What Interviewing Curve Balls Say About Your Culture

I was recently interviewed by Fast Company on the effectiveness of “curve ball questions” in the interview process.  When I received the call, I was intrigued. Surely there would be a pro and con, and I was happy to be the con artist.

Don’t get me wrong, I believe in hiring managers conducting deep interviews to get beyond the BS. But judging competence on a 30 second response to “Who would win a battle between Spiderman and Batman?” places heavy value on a candidate’s ability to BS eloquently rather than lead.

Insightful introverts will lose in this game every time. That is a tragedy.

5 Messages Oozing From Curve Balls

  1. “We’re really smart, hope you can keep up (we don’t know about you, but we’re the bee’s knees.)”
  2. “I’m in charge, figure me out (I’m more important than you.)”
  3. “We love to play games (that make you feel uncomfortable… get used to it.)”
  4. “Form matters more than substance (we value a great gamer… are you tough enough?)”
  5. “There’s more where that came from (we expect you to learn to throw curve balls with your team and teach your high-potentials the art.)”

I’ve watched enough Little League to know that nothing feels more powerful than a curve ball.

But you’re bigger than that. Think wiser.

Yes, yes, go deep in an interview. Here are some ways.

Conduct behavior-based interviews. Dig deep and find out what matters most to them, and how it aligns with your culture. Look for ways your candidates set themselves apart. 

Want to build a game-changing culture? Call me at 443-750-1249 for a free consultation.

Posted in Authenticity & Transparency, Career & Learning and tagged , , .

Karin Hurt

Karin Hurt, Founder of Let’s Grow Leaders, helps leaders around the world achieve breakthrough results, without losing their soul. A former Verizon Wireless executive, she has over two decades of experience in sales, customer service, and HR. She was named on Inc's list of 100 Great Leadership Speakers and American Management Association's 50 Leaders to Watch. She’s the author of several books: Courageous Cultures: How to Build Teams of Micro-Innovators, Problem Solvers, and Customer Advocates (Harper Collins Summer 2020), Winning Well: A Manager's Guide to Getting Results-Without Losing Your Soul, Overcoming an Imperfect Boss, and Glowstone Peak.


  1. There must have been a time or two when I was thrown a curve ball during an interview though I can’t recall one right now.

    My approach was to be on the offensive. Meaning I had a number of questions I’d ask the hiring manager. Such as “What keeps you up at night?” What would someone on your team say is the best thing about working here? The worst thing?

    Whenever they threw the question “What’s your biggest weakness?” I’d always say “I’m going to be biased with my answer. Here’s my wife’s number, give her a call. I’m sure she’ll share a few things I should be working on.” They would break out laughing and then I’d acquiesce and give an honest answer.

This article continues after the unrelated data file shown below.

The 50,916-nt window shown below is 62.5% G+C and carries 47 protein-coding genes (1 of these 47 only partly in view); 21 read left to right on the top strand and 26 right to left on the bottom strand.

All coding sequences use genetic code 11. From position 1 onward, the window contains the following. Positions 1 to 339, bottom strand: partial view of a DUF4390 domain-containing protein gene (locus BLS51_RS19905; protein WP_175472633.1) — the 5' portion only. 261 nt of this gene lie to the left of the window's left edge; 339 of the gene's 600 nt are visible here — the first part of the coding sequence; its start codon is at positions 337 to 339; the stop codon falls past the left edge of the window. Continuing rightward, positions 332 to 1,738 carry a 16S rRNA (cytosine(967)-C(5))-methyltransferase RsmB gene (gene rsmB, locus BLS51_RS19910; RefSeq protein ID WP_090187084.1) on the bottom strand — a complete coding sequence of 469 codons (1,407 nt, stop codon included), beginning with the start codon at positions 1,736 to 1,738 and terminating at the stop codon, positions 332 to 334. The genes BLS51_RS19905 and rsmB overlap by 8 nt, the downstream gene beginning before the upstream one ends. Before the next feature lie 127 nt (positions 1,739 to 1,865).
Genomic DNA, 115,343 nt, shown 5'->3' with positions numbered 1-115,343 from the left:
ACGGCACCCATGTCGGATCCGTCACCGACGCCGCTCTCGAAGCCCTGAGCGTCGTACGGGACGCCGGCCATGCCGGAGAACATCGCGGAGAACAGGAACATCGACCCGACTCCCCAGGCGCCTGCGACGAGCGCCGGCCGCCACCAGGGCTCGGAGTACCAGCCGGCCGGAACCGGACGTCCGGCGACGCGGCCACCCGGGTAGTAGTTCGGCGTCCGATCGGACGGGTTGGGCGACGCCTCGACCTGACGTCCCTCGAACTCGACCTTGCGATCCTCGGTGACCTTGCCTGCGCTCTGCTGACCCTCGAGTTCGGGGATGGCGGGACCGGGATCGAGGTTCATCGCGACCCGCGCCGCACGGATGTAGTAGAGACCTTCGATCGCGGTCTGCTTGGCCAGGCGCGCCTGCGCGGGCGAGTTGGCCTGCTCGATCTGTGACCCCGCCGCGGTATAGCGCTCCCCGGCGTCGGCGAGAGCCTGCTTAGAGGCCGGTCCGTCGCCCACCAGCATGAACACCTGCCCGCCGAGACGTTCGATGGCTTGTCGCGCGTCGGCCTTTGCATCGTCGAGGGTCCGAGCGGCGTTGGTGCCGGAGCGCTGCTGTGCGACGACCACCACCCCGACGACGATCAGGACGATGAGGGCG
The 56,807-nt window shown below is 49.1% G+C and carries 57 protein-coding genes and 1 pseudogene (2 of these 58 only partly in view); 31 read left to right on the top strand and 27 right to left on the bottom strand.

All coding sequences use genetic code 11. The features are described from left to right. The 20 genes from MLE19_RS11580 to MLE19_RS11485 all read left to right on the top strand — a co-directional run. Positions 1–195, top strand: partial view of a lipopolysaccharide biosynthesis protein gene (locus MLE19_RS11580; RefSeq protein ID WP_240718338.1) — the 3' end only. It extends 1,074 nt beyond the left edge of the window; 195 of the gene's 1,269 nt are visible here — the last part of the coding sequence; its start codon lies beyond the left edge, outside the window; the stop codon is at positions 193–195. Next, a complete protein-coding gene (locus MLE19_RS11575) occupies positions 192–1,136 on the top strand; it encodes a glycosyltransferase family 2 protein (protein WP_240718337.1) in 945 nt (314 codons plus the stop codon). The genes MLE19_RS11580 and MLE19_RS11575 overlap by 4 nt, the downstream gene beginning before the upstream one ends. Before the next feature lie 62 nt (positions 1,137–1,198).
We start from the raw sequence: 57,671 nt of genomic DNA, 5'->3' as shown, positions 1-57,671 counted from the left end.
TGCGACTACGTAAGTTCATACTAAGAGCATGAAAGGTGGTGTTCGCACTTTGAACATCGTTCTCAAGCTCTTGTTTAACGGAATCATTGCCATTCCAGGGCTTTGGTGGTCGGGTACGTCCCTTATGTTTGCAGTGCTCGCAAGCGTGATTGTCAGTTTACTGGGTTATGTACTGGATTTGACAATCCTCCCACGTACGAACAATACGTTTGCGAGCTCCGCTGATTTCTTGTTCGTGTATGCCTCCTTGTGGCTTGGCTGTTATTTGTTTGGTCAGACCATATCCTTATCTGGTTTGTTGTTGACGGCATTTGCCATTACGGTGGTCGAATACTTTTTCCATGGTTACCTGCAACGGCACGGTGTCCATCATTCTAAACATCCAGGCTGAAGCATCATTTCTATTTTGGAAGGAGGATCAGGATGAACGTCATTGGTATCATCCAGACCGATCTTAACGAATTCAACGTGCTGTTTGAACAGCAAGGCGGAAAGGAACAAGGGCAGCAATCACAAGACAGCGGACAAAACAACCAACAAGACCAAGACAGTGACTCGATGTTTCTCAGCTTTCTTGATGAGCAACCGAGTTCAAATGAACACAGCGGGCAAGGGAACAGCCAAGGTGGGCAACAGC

Curve balls eh? Are you a baseball fan? Whose your team? I’m a stripes fan. I grew up a few miles from the Bronx and have always been a NYY fan.

    I’m not sure why people despise the Yanks. They should all have a little sympathy for my pinstripes. It’s tough winning that 28th ring. ;-p

    • Steve, oh that’s a great line! I come from a long line of Orioles fans but I must admit I don’t have much patience to sit through a whole baseball game. Unless of course it’s Sebastians little league game where I’m more invested and the parent watching is always good for some added fun.

  2. I think that interviewing today is out of control with the type of questions asked, just to trip up the candidate. Having said that, I think candidates interviewing need to first know who they are, what they stand for and where they would like to go in their careers. Then think of responses to the craziest questions, knowing that one of the questions they will be asked will fit into a response they have thought about. Interviewers are just using different words for the same type of questions.

    Thanks Karin!

  3. Having just watched the movie, Trouble With the Curve, and so pondering all the ways trouble and curve showed up in the movie, I have to chime in on this!

    I like the idea of asking non-standard questions to get a deeper feeling for the candidate, however it seems from Karin’s points that they have turned into a test of extemporaneous speaking ability and sense of humor, which is only useful if the candidate is interviewing for a clown position.

    While it’s important to ensure that new hires fit in, how far does one take the test? In baseball it seems that the extraordinary hitters are the ones who can hit the curve and if they get that, other types of pitches are easy by comparison.

    So I understand the desire to do the same thing in a business environment, especially in a situation like hiring. It’s the people who can, and will, think outside the normal process that contribute most to the success of the organization.

    I think it is powerful to start with a standard question, such as “Tell me about project that went well, how you contributed.” This gives the candidate an opportunity to warm up. Then I might ask what some might consider a curve, but since it’s related to the position, I think it’s acceptable. I outline a tricky situation and ask how they would handle it – specific steps and expected outcomes (like Karin does so well in her book).

    Thank you for another wonderful post and great ideas to ponder and implement Karin!

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